- M. A. Exley, S. P. Balk, and S. B. Wilson, “Isolation and functional use of human NK T cells,” Current Protocols in Immunology, chapter 14, unit 14.11, 2003.
- F. Lan, D. Zeng, M. Higuchi, J. P. Higgins, and S. Strober, “Host conditioning with total lymphoid irradiation and antithymocyte globulin prevents graft-versus-host disease: the role of CD1-reactive natural killer T cells,” Biology of Blood and Marrow Transplantation, vol. 9, no. 6, pp. 355–363, 2003.
- D. Hashimoto, S. Asakura, S. Miyake et al., “Stimulation of host NKT cells by synthetic glycolipid regulates acute graft-versus-host disease by inducing Th2 polarization of donor T cells,” Journal of Immunology, vol. 174, no. 1, pp. 551–556, 2005.
- A. B. Pillai, T. I. George, S. Dutt, P. Teo, and S. Strober, “Host NKT cells can prevent graft-versus-host disease and permit graft antitumor activity after bone marrow transplantation,” Journal of Immunology, vol. 178, no. 10, pp. 6242–6251, 2007.
- D. B. Leveson-Gower, J. A. Olson, E. I. Sega et al., “Low doses of natural killer T cells provide protection from acute graft-versus-host disease via an IL-4-dependent mechanism,” Blood, vol. 117, no. 11, pp. 3220–3229, 2011.
- A. B. Pillai, T. I. George, S. Dutt, and S. Strober, “Host natural killer T cells induce an interleukin-4-dependent expansion of donor CD4+CD25+Foxp3+ T regulatory cells that protects against graft-versus-host disease,” Blood, vol. 113, no. 18, pp. 4458–4467, 2009.
- R. Lowsky, T. Takahashi, P. L. Yin et al., “Protective conditioning for acute graft-versus-host disease,” The New England Journal of Medicine, vol. 353, no. 13, pp. 1321–1331, 2005.
- H. E. Kohrt, B. B. Turnbull, K. Heydari et al., “TLI and ATG conditioning with low risk of graft-versus-host disease retains antitumor reactions after allogeneic hematopoietic cell transplantation from related and unrelated donors,” Blood, vol. 114, no. 5, pp. 1099–1109, 2009.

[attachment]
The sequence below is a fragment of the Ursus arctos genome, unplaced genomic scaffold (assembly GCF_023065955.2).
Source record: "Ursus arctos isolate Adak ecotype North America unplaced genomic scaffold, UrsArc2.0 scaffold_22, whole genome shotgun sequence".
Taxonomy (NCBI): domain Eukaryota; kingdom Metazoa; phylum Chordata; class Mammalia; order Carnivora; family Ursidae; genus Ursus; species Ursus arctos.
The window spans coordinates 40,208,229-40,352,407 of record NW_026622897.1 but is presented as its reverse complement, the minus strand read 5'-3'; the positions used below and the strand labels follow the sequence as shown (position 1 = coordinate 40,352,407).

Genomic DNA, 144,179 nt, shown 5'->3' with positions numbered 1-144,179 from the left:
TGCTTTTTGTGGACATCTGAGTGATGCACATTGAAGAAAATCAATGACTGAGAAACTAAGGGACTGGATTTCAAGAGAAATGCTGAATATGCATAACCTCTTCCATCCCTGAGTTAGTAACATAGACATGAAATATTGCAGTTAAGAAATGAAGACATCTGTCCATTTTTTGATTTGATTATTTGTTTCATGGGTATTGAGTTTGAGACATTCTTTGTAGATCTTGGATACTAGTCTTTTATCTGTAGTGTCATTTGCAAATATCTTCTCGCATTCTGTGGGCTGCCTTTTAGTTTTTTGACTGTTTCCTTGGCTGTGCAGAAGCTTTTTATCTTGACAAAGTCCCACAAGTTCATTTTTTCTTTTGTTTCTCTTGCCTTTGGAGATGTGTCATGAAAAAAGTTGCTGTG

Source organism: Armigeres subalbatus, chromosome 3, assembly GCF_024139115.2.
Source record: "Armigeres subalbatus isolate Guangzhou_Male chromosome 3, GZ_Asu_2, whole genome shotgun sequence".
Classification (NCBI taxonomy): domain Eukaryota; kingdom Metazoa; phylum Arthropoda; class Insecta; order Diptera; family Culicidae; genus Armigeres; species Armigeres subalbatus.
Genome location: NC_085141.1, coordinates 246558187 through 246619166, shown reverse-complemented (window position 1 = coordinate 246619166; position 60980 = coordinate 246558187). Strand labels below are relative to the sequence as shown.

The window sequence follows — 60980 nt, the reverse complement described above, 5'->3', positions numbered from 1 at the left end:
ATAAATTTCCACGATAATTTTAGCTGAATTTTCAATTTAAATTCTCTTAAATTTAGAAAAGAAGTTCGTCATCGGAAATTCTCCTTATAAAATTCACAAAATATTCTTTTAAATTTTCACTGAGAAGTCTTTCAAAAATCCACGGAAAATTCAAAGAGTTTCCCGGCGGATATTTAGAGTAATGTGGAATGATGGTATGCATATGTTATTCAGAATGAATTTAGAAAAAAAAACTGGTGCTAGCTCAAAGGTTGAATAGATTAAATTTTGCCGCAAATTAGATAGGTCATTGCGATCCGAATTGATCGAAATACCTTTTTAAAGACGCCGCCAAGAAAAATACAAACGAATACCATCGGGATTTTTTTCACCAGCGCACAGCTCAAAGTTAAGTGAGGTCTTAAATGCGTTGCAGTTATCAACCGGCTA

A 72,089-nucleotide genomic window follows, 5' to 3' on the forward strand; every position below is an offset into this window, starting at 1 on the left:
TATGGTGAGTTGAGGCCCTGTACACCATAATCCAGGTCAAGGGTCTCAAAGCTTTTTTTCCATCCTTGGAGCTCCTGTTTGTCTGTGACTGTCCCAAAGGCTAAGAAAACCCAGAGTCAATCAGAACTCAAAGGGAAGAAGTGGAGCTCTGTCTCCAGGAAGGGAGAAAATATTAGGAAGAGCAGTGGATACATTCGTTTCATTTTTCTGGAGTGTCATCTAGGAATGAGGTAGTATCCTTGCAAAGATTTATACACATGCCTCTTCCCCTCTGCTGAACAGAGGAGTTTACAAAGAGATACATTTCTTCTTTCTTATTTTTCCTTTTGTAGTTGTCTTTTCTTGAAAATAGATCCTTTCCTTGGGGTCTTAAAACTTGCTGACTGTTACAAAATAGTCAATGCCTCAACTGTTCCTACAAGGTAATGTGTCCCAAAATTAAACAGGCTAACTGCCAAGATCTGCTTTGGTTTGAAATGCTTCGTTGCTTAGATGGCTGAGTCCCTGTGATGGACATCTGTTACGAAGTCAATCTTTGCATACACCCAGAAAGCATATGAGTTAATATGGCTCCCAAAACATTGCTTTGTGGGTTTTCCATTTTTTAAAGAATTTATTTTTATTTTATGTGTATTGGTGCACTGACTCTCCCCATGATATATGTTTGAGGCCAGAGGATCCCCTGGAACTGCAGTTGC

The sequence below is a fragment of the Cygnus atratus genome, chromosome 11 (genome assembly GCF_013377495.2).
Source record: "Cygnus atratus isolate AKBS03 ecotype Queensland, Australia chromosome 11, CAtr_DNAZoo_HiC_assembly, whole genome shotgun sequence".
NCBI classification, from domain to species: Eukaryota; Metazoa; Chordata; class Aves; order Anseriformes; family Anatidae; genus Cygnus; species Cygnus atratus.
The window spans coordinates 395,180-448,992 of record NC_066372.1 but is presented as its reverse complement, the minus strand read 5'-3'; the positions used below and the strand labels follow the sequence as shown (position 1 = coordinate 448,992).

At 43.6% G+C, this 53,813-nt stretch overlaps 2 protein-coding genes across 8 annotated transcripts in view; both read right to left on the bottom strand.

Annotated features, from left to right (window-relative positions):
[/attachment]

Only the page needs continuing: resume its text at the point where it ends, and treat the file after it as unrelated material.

- G. L. Cvetanovich and D. A. Hafler, “Human regulatory T cells in autoimmune diseases,” Current Opinion in Immunology, vol. 22, no. 6, pp. 753–760, 2010.
- S. Sakaguchi, N. Sakaguchi, M. Asano, M. Itoh, and M. Toda, “Immunologic self-tolerance maintained by activated T cells expressing IL- 2 receptor α-chains (CD25): breakdown of a single mechanism of self-tolerance causes various autoimmune diseases,” Journal of Immunology, vol. 155, no. 3, pp. 1151–1164, 1995.
- F. Powrie and D. Mason, “OX-22(high) CD4+ T cells induce wasting disease with multiple organ pathology: prevention by the OX-22(low) subset,” Journal of Experimental Medicine, vol. 172, no. 6, pp. 1701–1708, 1990.
- F. Annunziato, P. Romagnani, L. Cosmi, E. Lazzeri, and S. Romagnani, “Chemokines and lymphopoiesis in human thymus,” Trends in Immunology, vol. 22, no. 5, pp. 277–281, 2001.
- M. Papiernik, M. L. De Moraes, C. Pontoux, F. Vasseur, and C. Pénit, “Regulatory CD4 T cells: expression of IL-2Rα chain, resistance to clonal deletion and IL-2 dependency,” International Immunology, vol. 10, no. 4, pp. 371–378, 1998.
- D. K. Sojka, Y. H. Huang, and D. J. Fowell, “Mechanisms of regulatory T-cell suppression—a diverse arsenal for a moving target,” Immunology, vol. 124, no. 1, pp. 13–22, 2008.
- S. Sakaguchi, “Naturally arising Foxp3-expressing CD25+ CD4+ regulatory T cells in immunological tolerance to self and non-self,” Nature Immunology, vol. 6, no. 4, pp. 345–352, 2005.
- E. M. Shevach, “Special regulatory T cell review: how I became a T suppressor/regulatory cell maven,” Immunology, vol. 123, no. 1, pp. 3–5, 2008.
- D. A. Vignali, L. W. Collison, and C. J. Workman, “How regulatory T cells work,” Nature Reviews Immunology, vol. 8, no. 7, pp. 523–532, 2008.
- J. D. Fontenot, M. A. Gavin, and A. Y. Rudensky, “Foxp3 programs the development and function of CD4+CD25+ regulatory T cells,” Nature Immunology, vol. 4, no. 4, pp. 330–336, 2003.
- S. Hori, T. Nomura, and S. Sakaguchi, “Control of regulatory T cell development by the transcription factor Foxp3,” Science, vol. 299, no. 5609, pp. 1057–1061, 2003.